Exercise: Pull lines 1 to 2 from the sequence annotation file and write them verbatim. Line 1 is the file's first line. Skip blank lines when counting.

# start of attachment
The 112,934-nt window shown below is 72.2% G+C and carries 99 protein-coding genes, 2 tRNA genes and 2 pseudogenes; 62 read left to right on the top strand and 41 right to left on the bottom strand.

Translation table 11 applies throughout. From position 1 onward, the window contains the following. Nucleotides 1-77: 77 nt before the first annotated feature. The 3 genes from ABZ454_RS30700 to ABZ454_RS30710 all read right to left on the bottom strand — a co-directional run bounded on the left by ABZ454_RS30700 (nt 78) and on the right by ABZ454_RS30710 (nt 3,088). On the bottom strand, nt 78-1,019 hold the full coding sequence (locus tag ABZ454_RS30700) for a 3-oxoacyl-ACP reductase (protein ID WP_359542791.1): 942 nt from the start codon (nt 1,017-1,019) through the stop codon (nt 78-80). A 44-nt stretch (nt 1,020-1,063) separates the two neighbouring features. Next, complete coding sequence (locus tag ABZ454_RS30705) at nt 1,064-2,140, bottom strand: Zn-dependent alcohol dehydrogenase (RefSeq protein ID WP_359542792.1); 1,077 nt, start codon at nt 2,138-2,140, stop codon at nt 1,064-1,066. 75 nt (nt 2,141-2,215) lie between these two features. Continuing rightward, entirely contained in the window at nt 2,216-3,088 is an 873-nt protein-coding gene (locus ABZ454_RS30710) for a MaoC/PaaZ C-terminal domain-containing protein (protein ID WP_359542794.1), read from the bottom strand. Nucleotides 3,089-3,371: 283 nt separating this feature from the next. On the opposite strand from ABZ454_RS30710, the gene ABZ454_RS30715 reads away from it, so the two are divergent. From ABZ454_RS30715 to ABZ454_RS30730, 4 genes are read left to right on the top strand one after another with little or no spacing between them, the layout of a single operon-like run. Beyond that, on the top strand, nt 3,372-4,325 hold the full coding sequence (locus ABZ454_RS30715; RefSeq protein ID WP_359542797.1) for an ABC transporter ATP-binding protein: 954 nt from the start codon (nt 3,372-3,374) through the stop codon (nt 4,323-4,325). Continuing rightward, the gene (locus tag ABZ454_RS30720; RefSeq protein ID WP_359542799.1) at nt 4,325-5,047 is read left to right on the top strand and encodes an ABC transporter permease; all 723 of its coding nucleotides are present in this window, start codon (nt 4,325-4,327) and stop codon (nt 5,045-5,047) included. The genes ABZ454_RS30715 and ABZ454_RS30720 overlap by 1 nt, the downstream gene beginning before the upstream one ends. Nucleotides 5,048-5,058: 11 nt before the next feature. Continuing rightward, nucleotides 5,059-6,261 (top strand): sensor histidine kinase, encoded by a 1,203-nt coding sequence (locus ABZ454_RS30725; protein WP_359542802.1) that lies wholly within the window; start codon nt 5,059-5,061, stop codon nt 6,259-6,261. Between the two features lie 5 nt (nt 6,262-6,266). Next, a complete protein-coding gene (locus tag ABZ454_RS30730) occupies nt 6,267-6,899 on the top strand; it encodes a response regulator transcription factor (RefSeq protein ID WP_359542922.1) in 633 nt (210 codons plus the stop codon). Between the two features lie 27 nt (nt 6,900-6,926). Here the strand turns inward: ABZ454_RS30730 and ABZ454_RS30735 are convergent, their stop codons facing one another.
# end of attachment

The 112,934-nt window shown below is 72.2% G+C and carries 99 protein-coding genes, 2 tRNA genes and 2 pseudogenes; 62 read left to right on the top strand and 41 right to left on the bottom strand.

Translation table 11 applies throughout. From position 1 onward, the window contains the following. Nucleotides 1-77: 77 nt before the first annotated feature. The 3 genes from ABZ454_RS30700 to ABZ454_RS30710 all read right to left on the bottom strand — a co-directional run bounded on the left by ABZ454_RS30700 (nt 78) and on the right by ABZ454_RS30710 (nt 3,088). On the bottom strand, nt 78-1,019 hold the full coding sequence (locus tag ABZ454_RS30700) for a 3-oxoacyl-ACP reductase (protein ID WP_359542791.1): 942 nt from the start codon (nt 1,017-1,019) through the stop codon (nt 78-80). A 44-nt stretch (nt 1,020-1,063) separates the two neighbouring features. Next, complete coding sequence (locus tag ABZ454_RS30705) at nt 1,064-2,140, bottom strand: Zn-dependent alcohol dehydrogenase (RefSeq protein ID WP_359542792.1); 1,077 nt, start codon at nt 2,138-2,140, stop codon at nt 1,064-1,066. 75 nt (nt 2,141-2,215) lie between these two features. Continuing rightward, entirely contained in the window at nt 2,216-3,088 is an 873-nt protein-coding gene (locus ABZ454_RS30710) for a MaoC/PaaZ C-terminal domain-containing protein (protein ID WP_359542794.1), read from the bottom strand. Nucleotides 3,089-3,371: 283 nt separating this feature from the next. On the opposite strand from ABZ454_RS30710, the gene ABZ454_RS30715 reads away from it, so the two are divergent. From ABZ454_RS30715 to ABZ454_RS30730, 4 genes are read left to right on the top strand one after another with little or no spacing between them, the layout of a single operon-like run. Beyond that, on the top strand, nt 3,372-4,325 hold the full coding sequence (locus ABZ454_RS30715; RefSeq protein ID WP_359542797.1) for an ABC transporter ATP-binding protein: 954 nt from the start codon (nt 3,372-3,374) through the stop codon (nt 4,323-4,325). Continuing rightward, the gene (locus tag ABZ454_RS30720; RefSeq protein ID WP_359542799.1) at nt 4,325-5,047 is read left to right on the top strand and encodes an ABC transporter permease; all 723 of its coding nucleotides are present in this window, start codon (nt 4,325-4,327) and stop codon (nt 5,045-5,047) included. The genes ABZ454_RS30715 and ABZ454_RS30720 overlap by 1 nt, the downstream gene beginning before the upstream one ends. Nucleotides 5,048-5,058: 11 nt before the next feature. Continuing rightward, nucleotides 5,059-6,261 (top strand): sensor histidine kinase, encoded by a 1,203-nt coding sequence (locus ABZ454_RS30725; protein WP_359542802.1) that lies wholly within the window; start codon nt 5,059-5,061, stop codon nt 6,259-6,261. Between the two features lie 5 nt (nt 6,262-6,266). Next, a complete protein-coding gene (locus tag ABZ454_RS30730) occupies nt 6,267-6,899 on the top strand; it encodes a response regulator transcription factor (RefSeq protein ID WP_359542922.1) in 633 nt (210 codons plus the stop codon). Between the two features lie 27 nt (nt 6,900-6,926). Here the strand turns inward: ABZ454_RS30730 and ABZ454_RS30735 are convergent, their stop codons facing one another.